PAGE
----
WHAT IS IT? A shock spring that will save one pound on the weight of your bike.
WHAT’S IT COST? $419.99 (plus $10.50 shipping).
CONTACT? www.dsp-racing.com or (661) 618-2644.
WHAT’S IT DO? You don’t have to be sold on the benefits of titanium shock springs. Every factory team runs them. They save one pound over a steel shock spring. Titanium has a fatigue life that blows steel out of the water. Titanium has a lower torsional modulus than steel, which makes it more “springy.” A titanium spring has a larger wire diameter with fewer coils, which allows for more free space between coils than a comparable steel spring.
If there is a downside to titanium, it is expense. Since titanium starts as ore rutile or ilmenite and must be processed at elevated temperatures, it is a very control-sensitive procedure. Any mistakes in the smelting of titanium alloys can result in oxygen embrittlement or worse. The extra steps and intensive safeguards result in a motorcycle shock spring that costs four times more than a conventional steel spring. Instead of $80, a Ti spring costs over $400.
For the money, you get a spring that has these four pluses:
(1) It is lighter by about 30 percent.
(2) The reduction in coils offers more shock travel before coil binding.
(3) Titanium, thanks to its modulus of elasticity, refuses to take a set.
(4) The reduction in unsprung weight pays dividends in the reduction of inertia during movement (it is easier to get started and easier to stop).
WHAT STANDS OUT? Here’s a list of things that stand out with the DSP titanium shock spring.
(1) Feel. A titanium shock spring is more responsive than a steel spring. It has a deader feel on compression and a livelier feel on rebound. Every test rider believed that this translated into improved traction—especially in braking bumps.
(2) Unsprung weight. Saving one pound of unsprung weight is an enormous technical coup (getting a pound off the wheels, swingarm or linkage is very expensive). The reduction in unsprung weight reduces the mass and inertia generated by movement of the suspension system. A lighter suspension system is easier to control without having to rely on overly stiff damping. Unfortunately, only half of the weight of a shock spring is considered unsprung. Thus the one-pound savings in weight only translates into a half-pound savings in unsprung weight.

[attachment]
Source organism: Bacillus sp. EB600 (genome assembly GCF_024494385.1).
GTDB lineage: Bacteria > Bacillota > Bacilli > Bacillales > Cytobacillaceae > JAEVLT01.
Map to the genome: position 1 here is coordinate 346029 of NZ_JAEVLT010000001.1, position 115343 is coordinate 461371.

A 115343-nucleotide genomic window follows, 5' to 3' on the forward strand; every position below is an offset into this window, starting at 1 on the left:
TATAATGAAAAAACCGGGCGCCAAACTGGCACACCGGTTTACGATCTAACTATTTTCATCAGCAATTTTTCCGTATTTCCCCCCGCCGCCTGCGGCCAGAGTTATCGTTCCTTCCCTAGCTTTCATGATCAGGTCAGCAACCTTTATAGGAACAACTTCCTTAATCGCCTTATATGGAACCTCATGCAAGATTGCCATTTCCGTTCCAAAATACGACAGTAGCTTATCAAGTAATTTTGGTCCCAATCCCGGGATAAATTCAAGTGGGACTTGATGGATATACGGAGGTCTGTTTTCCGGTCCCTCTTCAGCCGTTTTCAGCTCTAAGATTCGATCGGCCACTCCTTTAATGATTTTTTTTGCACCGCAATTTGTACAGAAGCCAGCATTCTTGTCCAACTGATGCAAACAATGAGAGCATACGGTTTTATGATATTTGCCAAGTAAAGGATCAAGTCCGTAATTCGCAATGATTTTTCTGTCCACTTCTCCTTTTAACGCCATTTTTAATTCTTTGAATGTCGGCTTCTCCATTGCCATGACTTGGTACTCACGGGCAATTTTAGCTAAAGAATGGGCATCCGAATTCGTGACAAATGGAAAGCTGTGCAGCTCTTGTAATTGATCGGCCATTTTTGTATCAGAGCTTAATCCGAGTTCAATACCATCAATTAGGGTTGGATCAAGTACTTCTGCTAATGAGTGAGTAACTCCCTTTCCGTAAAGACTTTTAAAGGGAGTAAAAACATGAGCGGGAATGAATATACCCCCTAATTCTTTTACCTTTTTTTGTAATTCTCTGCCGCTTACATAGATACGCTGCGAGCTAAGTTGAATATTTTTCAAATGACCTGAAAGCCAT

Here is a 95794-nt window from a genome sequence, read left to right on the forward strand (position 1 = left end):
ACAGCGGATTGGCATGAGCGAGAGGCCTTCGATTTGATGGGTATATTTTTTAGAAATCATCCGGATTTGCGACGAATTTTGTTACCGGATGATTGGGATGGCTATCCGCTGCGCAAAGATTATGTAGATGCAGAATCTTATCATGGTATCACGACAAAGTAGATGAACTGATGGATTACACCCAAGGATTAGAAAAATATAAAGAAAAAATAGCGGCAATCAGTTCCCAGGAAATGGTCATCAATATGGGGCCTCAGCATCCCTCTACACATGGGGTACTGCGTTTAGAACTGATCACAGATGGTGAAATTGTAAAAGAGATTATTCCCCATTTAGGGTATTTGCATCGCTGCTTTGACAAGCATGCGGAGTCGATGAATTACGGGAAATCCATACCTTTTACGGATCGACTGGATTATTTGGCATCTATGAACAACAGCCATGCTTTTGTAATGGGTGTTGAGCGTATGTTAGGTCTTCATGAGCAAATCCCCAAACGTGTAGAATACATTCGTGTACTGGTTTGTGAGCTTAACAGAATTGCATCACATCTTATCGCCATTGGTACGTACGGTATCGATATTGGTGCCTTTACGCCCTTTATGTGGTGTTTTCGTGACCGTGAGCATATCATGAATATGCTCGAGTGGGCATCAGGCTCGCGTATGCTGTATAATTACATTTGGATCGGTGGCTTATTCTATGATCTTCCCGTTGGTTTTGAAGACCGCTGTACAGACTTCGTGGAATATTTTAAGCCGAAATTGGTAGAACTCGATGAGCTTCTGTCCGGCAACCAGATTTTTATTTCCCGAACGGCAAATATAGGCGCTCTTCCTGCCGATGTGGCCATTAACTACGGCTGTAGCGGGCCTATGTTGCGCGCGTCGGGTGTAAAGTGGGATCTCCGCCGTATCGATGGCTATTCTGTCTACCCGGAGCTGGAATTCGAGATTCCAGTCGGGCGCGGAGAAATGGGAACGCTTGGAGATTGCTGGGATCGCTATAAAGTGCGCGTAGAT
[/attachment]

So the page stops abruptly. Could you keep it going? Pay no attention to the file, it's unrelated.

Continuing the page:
(3) Spring rate. There are two issues with the spring rates of titanium shock springs: (1) You can’t trust the spring rate written on most titanium shock springs. In many cases, a 5.4 will test out as a 5.2. The good news is that when we tested the 5.3 Honda CRF450 spring from DSP, it tested as a 5.3 (it was confusing that the spring had 5.4 printed on it, but DSP tests every spring and hand writes the actual rate on it in pen).
(4) Typically, you can drop one spring rate when you switch from steel to titanium coils. This is because of the extra springiness of the metal alloy (thus a 5.2 Ti spring can be as stiff as a 5.4 steel spring).
WHAT’S THE SQUAWK? The price is out of this world.
For an AMA Pro, millionaire or hardcore wannabe, this is a five-star shock spring. However, most of us aren’t that fast, rich or full of ourselves. For the average guy, a Ti shock spring is a luxury—a very expensive one.